data
.  “With all of this information being assembled, the most interesting
thing to watch will be not what we do with it, but what you
do with it.”  The amount of information that can be gleaned from the Consumer
Complaint Database is gigantic.  

Financial
companies can use the data to identify their pain points so they can detect and
understand problems and improve their customer service and their general
practices.  Data can help them detect regulatory risks and address
problems before they are faced with potential enforcement action or private
litigation.  They can also view the strengths and weaknesses of their
competitors in a new light.  And perhaps they can find things to tout in
the data:  taking credit, for example, for having the highest resolution
rates or the quickest response times.  Consumers can see which
companies provide timely responses or higher rates of resolution.  They
can draw their own conclusions.  For consumers, this will become a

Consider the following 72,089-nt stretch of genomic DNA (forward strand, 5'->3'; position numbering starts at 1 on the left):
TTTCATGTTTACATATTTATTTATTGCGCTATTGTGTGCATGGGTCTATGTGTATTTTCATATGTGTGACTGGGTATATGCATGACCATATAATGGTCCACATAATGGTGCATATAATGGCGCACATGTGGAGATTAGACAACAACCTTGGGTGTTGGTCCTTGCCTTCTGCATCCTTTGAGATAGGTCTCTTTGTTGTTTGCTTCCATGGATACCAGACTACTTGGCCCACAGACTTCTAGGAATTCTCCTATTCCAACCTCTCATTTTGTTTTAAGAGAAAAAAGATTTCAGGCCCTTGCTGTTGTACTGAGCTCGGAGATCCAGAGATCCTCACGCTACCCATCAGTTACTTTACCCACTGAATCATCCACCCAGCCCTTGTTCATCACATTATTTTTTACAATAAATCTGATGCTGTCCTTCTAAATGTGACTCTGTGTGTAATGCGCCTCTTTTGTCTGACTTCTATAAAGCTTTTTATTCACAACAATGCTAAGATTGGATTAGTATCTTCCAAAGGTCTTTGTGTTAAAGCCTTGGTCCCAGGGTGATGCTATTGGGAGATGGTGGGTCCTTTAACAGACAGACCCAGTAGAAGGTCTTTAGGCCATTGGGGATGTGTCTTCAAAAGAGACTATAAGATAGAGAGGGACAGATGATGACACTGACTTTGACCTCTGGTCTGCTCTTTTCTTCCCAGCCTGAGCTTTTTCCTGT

valuable educational and shopping tool. 

It
will also be possible for third party sources to rate the performance of
different financial products and services by evaluating what the public, in the
aggregate, has to say about them and no doubt the companies will respond with
their own take.  That is exactly where
these matters should be fought out:  in the marketplace of ideas, subject
ultimately to the verdict rendered by the court of public opinion, which is
just how economic marketplaces are designed to work, Cordray said.

Cordray
said some have criticized the database and suggested that this information
should be suppressed, but in this age of data and transparency, he believes
sharing it is in everyone’s best interest.  Indeed, the Consumer Bureau
generally supports an open-data agenda.  As part of Project Catalyst, a
program developed to support innovation in the consumer finance space, CFPB will
be using this and other upcoming opportunities to participate in more open-data
initiatives.

Article source: http://www.mortgagenewsdaily.com/03282013_cfpb_cordray.asp